So here's the thing.
When you're a professional athlete, you're going to be at least somewhat of a role model. You don't have to like that, but it's going to happen no matter what you do. Which is why people treat it as such a big deal when someone's caught for putting some alkaloid or another up their nose. Less so if the person is a washed-up "ballplayer" that looks really pathetic and that no one actually has any good memories of. I think you know who I'm talking about here. Kids see you and think that if they act like you, they'll be cool like you. It's not a new phenomenon.
Arguably, Ben Roethlisberger isn't a good role model anyway for seven year olds. But sweet mother, if this guy can't wear a motorcycle helmet. I was one of those that thought that nothing would ever happen to actually necessitate a helmet, because, I think, Ben Roethlisberger is already such a huge part of Pittsburgh lore and because that's not something you tend to think about coming off of a Super Bowl win. Of course, it has come to something, which resulted in the condition that the Chicago Tribune led yesterday with a report on Fatah violence, the NYTimes led with a preview of Bush's visit to Iraq today, and the Post-Gazette led with Roethlisberger in font about triple the size of the other two sites.
I get the impression that, in addition to the disregard for his own safety for the feeling of freedom on the road (and here's where I admit that I'm officially feeling old, as I thought "those damn kids" when I typed that, and felt very wary about the possibility that they might be on my lawn), he doesn't quite get how important it is to the City of Pittsburgh to stay healthy. Economic downturns over the past several years, controversy over the rapidly shrinking youth population, division as is requisite with being one of three centers in Pennsylvania that vote to the left of center (and do so strongly enough that Pennsylvania has gone to the Democratic nominee in 1992, 1996, 2000, and 2004) and the one thing that people are going to be able to come together over is sports, hatred of Cleveland being a corrolary. Sure, some are strictly Bucs fans, some are strictly Steelers fans and some are strictly Pens fans. And sure, I laughed aloud typing the last three words of that last sentence, but the Steelers have done what hasn't happened in Pittsburgh since, well, 1992, effectively relaying to a whole new generation of fans what it feels like to be champions.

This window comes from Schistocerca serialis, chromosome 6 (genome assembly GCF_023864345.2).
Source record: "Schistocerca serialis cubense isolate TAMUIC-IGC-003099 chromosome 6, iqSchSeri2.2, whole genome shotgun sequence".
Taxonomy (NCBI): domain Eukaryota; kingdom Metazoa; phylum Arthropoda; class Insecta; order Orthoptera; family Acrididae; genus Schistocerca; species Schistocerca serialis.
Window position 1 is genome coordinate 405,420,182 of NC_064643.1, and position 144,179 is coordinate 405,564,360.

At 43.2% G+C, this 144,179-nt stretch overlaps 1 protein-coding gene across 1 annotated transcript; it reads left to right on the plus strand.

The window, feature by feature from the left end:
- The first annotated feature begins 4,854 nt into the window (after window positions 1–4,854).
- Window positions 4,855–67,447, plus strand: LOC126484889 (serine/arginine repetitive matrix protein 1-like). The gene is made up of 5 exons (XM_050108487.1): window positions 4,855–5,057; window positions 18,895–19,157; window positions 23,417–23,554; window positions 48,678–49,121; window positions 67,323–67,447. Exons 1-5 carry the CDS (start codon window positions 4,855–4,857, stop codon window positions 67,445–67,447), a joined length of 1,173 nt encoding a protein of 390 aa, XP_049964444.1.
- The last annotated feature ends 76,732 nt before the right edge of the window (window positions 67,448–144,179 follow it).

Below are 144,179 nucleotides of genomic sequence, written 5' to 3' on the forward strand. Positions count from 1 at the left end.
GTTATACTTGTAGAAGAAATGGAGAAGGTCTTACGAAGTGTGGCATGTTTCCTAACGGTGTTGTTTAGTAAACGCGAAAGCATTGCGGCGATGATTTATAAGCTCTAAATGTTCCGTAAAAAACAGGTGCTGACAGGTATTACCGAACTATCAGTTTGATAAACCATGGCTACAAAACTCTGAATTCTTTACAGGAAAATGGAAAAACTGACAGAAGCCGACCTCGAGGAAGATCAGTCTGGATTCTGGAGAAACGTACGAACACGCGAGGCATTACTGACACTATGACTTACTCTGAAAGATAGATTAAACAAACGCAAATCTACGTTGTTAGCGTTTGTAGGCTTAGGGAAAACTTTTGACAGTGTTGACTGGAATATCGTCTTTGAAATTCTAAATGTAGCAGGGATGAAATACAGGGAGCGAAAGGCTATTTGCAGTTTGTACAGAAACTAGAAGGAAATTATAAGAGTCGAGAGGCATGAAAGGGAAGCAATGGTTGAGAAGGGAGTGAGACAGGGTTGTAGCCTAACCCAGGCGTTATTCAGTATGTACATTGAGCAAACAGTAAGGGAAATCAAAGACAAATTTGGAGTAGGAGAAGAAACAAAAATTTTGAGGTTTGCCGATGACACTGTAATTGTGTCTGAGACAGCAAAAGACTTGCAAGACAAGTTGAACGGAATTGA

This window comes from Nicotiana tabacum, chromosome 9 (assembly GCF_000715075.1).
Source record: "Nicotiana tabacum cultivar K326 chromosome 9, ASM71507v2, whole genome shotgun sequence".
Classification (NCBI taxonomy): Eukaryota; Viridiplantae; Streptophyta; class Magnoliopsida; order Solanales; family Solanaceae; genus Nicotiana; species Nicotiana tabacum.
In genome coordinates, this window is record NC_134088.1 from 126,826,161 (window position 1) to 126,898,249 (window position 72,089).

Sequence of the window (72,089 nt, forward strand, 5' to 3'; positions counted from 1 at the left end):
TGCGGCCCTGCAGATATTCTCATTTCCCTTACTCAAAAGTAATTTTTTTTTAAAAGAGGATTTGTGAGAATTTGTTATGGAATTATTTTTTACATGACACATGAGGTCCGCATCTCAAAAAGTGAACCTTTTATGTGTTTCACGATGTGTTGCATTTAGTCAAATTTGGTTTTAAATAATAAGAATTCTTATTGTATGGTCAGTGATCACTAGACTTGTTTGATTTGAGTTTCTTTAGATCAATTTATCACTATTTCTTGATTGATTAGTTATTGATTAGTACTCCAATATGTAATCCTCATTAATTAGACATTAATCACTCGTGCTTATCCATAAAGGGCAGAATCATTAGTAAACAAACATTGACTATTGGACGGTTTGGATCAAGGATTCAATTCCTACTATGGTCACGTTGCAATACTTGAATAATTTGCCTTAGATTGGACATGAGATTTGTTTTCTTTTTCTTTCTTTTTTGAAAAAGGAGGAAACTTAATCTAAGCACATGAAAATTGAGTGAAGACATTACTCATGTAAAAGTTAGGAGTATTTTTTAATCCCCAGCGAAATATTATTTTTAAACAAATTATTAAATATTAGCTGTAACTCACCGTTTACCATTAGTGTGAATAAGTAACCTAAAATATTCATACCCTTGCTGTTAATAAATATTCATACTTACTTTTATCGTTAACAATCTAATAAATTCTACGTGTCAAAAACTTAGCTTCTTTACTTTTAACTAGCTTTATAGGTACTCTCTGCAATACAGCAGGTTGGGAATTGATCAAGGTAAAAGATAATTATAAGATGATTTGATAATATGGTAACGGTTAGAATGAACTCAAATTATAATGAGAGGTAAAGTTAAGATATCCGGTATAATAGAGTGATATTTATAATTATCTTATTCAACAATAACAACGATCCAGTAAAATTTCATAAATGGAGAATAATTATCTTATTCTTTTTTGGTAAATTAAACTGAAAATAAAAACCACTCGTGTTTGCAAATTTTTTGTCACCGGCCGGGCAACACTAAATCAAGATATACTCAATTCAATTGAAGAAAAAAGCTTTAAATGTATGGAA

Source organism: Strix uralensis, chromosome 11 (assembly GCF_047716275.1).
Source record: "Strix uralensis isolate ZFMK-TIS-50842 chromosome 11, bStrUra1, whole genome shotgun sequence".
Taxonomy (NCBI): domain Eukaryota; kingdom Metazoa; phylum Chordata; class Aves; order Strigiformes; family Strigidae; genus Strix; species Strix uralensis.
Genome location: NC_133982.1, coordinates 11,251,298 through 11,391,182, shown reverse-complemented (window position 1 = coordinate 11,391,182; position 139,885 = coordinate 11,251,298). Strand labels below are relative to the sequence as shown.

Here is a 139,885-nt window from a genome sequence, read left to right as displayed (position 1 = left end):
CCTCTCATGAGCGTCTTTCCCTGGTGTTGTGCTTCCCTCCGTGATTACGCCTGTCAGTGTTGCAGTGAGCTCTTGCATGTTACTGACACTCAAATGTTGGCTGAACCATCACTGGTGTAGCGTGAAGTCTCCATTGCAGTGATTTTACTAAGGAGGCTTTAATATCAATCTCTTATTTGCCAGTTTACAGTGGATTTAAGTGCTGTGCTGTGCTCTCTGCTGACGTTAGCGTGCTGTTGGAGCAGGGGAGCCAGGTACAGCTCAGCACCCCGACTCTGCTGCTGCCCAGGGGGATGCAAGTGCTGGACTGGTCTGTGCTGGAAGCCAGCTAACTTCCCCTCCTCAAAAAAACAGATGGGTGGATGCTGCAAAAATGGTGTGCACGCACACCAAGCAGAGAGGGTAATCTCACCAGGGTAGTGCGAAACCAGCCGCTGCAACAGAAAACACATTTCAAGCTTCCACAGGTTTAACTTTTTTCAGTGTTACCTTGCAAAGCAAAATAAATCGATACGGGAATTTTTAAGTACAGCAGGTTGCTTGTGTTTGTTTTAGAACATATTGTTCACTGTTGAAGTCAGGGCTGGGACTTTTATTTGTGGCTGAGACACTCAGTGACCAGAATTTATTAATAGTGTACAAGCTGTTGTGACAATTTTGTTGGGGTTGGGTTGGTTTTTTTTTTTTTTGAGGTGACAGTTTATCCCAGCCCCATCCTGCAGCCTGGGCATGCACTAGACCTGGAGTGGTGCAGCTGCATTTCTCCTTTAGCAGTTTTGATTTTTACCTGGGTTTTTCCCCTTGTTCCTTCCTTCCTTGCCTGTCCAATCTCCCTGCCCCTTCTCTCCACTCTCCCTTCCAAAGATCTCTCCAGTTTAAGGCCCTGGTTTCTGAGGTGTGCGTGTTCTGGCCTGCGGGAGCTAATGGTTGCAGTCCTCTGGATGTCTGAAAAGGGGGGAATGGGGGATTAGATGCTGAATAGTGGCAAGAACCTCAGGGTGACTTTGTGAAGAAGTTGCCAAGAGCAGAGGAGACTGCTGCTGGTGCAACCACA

When the quarterback of the damn team goes around jeopardizing that despite pleads from the team and Terry Bradshaw, incidentally, I don't think his decision to appear nude in Failure to Launch should affect the fact that he's right on this, though it does affect my ability to look at Terry Bradshaw without feeling ill, you shouldn't, probably, continue to do that.
Also, he had no license. Good job. Criticism is permitted, I think, as a result of the fact that he's got a few broken teeth, a jaw that's not having a good time, and as none of the injuries were life threatening. So yes. Of course, everyone's happy that he's going to be ok, and that he's probably going to be able to play next year, but what happened, even if the actual accident wasn't at fault, is not something to be excused lightly.